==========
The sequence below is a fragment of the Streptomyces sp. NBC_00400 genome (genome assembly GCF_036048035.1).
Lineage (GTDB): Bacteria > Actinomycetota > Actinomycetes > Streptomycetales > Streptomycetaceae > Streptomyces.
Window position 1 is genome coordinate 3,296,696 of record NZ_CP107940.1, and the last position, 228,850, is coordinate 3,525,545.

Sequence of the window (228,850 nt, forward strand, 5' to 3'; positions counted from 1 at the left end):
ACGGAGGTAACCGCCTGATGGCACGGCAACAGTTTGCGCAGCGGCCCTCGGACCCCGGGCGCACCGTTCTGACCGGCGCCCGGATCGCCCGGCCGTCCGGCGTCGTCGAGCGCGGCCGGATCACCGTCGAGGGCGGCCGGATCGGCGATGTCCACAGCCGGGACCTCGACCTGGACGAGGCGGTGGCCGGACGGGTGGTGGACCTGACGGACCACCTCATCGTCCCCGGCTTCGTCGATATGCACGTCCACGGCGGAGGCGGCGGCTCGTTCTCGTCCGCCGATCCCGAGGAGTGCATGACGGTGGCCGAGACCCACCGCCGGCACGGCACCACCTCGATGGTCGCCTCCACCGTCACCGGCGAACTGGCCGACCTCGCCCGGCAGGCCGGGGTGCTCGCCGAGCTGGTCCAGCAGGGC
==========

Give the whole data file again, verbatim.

The sequence below is a fragment of the Streptomyces sp. NBC_00400 genome (genome assembly GCF_036048035.1).
Lineage (GTDB): Bacteria > Actinomycetota > Actinomycetes > Streptomycetales > Streptomycetaceae > Streptomyces.
Window position 1 is genome coordinate 3,296,696 of record NZ_CP107940.1, and the last position, 228,850, is coordinate 3,525,545.

Sequence of the window (228,850 nt, forward strand, 5' to 3'; positions counted from 1 at the left end):
ACGGAGGTAACCGCCTGATGGCACGGCAACAGTTTGCGCAGCGGCCCTCGGACCCCGGGCGCACCGTTCTGACCGGCGCCCGGATCGCCCGGCCGTCCGGCGTCGTCGAGCGCGGCCGGATCACCGTCGAGGGCGGCCGGATCGGCGATGTCCACAGCCGGGACCTCGACCTGGACGAGGCGGTGGCCGGACGGGTGGTGGACCTGACGGACCACCTCATCGTCCCCGGCTTCGTCGATATGCACGTCCACGGCGGAGGCGGCGGCTCGTTCTCGTCCGCCGATCCCGAGGAGTGCATGACGGTGGCCGAGACCCACCGCCGGCACGGCACCACCTCGATGGTCGCCTCCACCGTCACCGGCGAACTGGCCGACCTCGCCCGGCAGGCCGGGGTGCTCGCCGAGCTGGTCCAGCAGGGC